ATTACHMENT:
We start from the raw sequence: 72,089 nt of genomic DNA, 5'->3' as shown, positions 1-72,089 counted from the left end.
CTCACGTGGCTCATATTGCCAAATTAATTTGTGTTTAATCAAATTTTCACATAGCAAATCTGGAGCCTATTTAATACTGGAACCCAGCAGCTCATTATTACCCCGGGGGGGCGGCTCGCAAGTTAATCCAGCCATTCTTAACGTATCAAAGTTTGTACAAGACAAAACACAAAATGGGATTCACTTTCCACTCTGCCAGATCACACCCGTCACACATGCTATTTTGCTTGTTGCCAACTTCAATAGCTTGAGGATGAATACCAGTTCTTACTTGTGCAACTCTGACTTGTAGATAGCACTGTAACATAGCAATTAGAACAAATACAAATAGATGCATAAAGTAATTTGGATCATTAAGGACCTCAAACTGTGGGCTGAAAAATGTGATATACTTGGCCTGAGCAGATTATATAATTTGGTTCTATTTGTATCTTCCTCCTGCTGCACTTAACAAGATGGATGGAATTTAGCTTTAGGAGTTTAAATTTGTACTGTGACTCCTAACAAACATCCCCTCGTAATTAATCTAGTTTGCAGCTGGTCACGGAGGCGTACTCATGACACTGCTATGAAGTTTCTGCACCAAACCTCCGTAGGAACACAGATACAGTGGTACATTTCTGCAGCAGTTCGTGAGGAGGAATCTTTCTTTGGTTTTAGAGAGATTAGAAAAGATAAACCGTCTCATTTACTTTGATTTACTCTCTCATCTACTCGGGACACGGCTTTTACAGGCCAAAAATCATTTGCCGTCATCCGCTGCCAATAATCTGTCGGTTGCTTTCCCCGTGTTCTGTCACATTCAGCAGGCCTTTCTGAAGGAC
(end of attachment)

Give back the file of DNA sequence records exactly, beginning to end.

We start from the raw sequence: 72,089 nt of genomic DNA, 5'->3' as shown, positions 1-72,089 counted from the left end.
CTCACGTGGCTCATATTGCCAAATTAATTTGTGTTTAATCAAATTTTCACATAGCAAATCTGGAGCCTATTTAATACTGGAACCCAGCAGCTCATTATTACCCCGGGGGGGCGGCTCGCAAGTTAATCCAGCCATTCTTAACGTATCAAAGTTTGTACAAGACAAAACACAAAATGGGATTCACTTTCCACTCTGCCAGATCACACCCGTCACACATGCTATTTTGCTTGTTGCCAACTTCAATAGCTTGAGGATGAATACCAGTTCTTACTTGTGCAACTCTGACTTGTAGATAGCACTGTAACATAGCAATTAGAACAAATACAAATAGATGCATAAAGTAATTTGGATCATTAAGGACCTCAAACTGTGGGCTGAAAAATGTGATATACTTGGCCTGAGCAGATTATATAATTTGGTTCTATTTGTATCTTCCTCCTGCTGCACTTAACAAGATGGATGGAATTTAGCTTTAGGAGTTTAAATTTGTACTGTGACTCCTAACAAACATCCCCTCGTAATTAATCTAGTTTGCAGCTGGTCACGGAGGCGTACTCATGACACTGCTATGAAGTTTCTGCACCAAACCTCCGTAGGAACACAGATACAGTGGTACATTTCTGCAGCAGTTCGTGAGGAGGAATCTTTCTTTGGTTTTAGAGAGATTAGAAAAGATAAACCGTCTCATTTACTTTGATTTACTCTCTCATCTACTCGGGACACGGCTTTTACAGGCCAAAAATCATTTGCCGTCATCCGCTGCCAATAATCTGTCGGTTGCTTTCCCCGTGTTCTGTCACATTCAGCAGGCCTTTCTGAAGGAC